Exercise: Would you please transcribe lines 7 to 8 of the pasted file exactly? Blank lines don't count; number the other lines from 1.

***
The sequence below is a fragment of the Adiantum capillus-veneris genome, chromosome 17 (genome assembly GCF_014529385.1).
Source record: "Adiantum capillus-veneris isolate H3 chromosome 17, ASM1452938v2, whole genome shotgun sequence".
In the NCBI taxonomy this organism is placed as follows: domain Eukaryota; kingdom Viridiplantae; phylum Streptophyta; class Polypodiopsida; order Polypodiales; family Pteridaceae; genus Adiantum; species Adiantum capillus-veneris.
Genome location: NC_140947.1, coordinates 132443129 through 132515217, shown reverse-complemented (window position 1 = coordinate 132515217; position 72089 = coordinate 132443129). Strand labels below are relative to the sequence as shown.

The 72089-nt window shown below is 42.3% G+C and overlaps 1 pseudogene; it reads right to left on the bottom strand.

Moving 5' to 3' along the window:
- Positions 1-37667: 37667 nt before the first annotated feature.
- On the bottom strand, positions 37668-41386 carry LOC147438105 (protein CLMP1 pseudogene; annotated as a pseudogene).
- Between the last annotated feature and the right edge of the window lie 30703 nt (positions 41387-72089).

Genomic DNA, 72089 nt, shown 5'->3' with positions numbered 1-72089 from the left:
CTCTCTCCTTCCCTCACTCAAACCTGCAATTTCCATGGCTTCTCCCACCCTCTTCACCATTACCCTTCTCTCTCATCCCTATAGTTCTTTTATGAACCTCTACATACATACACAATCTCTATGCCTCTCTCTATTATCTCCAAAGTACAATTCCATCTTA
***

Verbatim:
- Positions 1-37667: 37667 nt before the first annotated feature.
- On the bottom strand, positions 37668-41386 carry LOC147438105 (protein CLMP1 pseudogene; annotated as a pseudogene).